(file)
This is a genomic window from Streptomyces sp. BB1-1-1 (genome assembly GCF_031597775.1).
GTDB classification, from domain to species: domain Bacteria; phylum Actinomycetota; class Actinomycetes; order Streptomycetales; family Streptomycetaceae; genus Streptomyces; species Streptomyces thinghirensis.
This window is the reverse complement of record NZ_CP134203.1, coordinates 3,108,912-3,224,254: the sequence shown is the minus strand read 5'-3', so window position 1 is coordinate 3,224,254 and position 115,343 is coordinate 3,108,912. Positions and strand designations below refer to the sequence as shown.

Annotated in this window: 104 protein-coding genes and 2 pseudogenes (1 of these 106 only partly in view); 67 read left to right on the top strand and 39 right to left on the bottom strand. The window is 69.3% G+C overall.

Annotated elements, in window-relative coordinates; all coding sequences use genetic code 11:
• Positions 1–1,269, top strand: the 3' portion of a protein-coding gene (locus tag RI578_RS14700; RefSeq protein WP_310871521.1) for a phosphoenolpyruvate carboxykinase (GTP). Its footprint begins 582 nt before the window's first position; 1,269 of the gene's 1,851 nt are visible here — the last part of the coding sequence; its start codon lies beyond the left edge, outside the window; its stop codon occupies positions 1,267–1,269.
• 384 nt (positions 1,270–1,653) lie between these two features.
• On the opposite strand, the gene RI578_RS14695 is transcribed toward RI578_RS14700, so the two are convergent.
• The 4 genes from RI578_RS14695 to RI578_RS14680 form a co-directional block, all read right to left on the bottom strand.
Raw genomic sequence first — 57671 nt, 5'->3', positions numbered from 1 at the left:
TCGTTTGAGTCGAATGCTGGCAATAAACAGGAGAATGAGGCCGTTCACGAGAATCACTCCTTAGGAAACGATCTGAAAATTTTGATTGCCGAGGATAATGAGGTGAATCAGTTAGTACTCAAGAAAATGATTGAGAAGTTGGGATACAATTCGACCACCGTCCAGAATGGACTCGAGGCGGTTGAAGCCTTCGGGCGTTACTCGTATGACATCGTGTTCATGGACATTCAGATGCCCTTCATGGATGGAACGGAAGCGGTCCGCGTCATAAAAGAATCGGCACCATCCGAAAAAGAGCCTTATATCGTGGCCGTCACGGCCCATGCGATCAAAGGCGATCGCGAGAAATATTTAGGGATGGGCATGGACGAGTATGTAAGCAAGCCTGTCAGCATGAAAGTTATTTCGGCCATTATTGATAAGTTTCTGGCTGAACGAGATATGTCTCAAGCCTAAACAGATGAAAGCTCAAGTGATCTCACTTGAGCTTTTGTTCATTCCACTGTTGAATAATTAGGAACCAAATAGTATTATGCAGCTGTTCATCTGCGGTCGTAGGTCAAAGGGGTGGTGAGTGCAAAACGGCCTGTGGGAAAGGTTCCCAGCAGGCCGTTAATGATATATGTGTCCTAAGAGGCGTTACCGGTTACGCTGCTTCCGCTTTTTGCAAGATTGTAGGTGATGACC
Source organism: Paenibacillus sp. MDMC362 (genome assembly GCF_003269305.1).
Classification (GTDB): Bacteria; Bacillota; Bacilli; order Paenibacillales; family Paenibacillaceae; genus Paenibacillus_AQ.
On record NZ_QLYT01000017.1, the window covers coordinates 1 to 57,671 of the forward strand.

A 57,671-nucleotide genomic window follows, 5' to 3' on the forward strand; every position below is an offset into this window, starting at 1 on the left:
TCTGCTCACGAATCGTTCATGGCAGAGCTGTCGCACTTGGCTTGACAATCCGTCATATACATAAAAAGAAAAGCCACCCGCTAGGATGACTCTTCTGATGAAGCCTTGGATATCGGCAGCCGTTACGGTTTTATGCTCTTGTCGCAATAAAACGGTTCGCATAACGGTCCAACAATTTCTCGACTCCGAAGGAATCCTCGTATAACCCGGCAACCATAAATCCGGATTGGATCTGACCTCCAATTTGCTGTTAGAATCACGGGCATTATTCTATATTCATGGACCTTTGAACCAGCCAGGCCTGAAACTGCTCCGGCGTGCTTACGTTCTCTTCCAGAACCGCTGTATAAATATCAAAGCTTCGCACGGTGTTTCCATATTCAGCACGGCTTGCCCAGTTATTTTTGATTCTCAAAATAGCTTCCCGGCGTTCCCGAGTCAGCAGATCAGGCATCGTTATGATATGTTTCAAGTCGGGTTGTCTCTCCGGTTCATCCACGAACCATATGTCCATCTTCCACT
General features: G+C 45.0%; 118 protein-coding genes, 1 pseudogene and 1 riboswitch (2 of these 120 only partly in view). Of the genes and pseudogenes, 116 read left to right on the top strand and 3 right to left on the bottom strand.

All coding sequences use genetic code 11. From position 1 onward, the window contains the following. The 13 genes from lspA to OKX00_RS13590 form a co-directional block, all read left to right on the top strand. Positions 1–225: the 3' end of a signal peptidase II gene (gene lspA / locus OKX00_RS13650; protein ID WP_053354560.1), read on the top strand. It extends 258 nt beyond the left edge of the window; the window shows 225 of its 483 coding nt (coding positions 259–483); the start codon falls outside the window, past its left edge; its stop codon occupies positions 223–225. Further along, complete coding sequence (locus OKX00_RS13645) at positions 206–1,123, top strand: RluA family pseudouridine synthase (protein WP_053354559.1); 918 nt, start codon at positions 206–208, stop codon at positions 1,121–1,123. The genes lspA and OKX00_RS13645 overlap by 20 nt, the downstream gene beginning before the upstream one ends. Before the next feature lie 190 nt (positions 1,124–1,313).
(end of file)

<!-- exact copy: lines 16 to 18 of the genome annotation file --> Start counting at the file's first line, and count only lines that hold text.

TCTGCTCACGAATCGTTCATGGCAGAGCTGTCGCACTTGGCTTGACAATCCGTCATATACATAAAAAGAAAAGCCACCCGCTAGGATGACTCTTCTGATGAAGCCTTGGATATCGGCAGCCGTTACGGTTTTATGCTCTTGTCGCAATAAAACGGTTCGCATAACGGTCCAACAATTTCTCGACTCCGAAGGAATCCTCGTATAACCCGGCAACCATAAATCCGGATTGGATCTGACCTCCAATTTGCTGTTAGAATCACGGGCATTATTCTATATTCATGGACCTTTGAACCAGCCAGGCCTGAAACTGCTCCGGCGTGCTTACGTTCTCTTCCAGAACCGCTGTATAAATATCAAAGCTTCGCACGGTGTTTCCATATTCAGCACGGCTTGCCCAGTTATTTTTGATTCTCAAAATAGCTTCCCGGCGTTCCCGAGTCAGCAGATCAGGCATCGTTATGATATGTTTCAAGTCGGGTTGTCTCTCCGGTTCATCCACGAACCATATGTCCATCTTCCACT
General features: G+C 45.0%; 118 protein-coding genes, 1 pseudogene and 1 riboswitch (2 of these 120 only partly in view). Of the genes and pseudogenes, 116 read left to right on the top strand and 3 right to left on the bottom strand.

All coding sequences use genetic code 11. From position 1 onward, the window contains the following. The 13 genes from lspA to OKX00_RS13590 form a co-directional block, all read left to right on the top strand. Positions 1–225: the 3' end of a signal peptidase II gene (gene lspA / locus OKX00_RS13650; protein ID WP_053354560.1), read on the top strand. It extends 258 nt beyond the left edge of the window; the window shows 225 of its 483 coding nt (coding positions 259–483); the start codon falls outside the window, past its left edge; its stop codon occupies positions 223–225. Further along, complete coding sequence (locus OKX00_RS13645) at positions 206–1,123, top strand: RluA family pseudouridine synthase (protein WP_053354559.1); 918 nt, start codon at positions 206–208, stop codon at positions 1,121–1,123. The genes lspA and OKX00_RS13645 overlap by 20 nt, the downstream gene beginning before the upstream one ends. Before the next feature lie 190 nt (positions 1,124–1,313).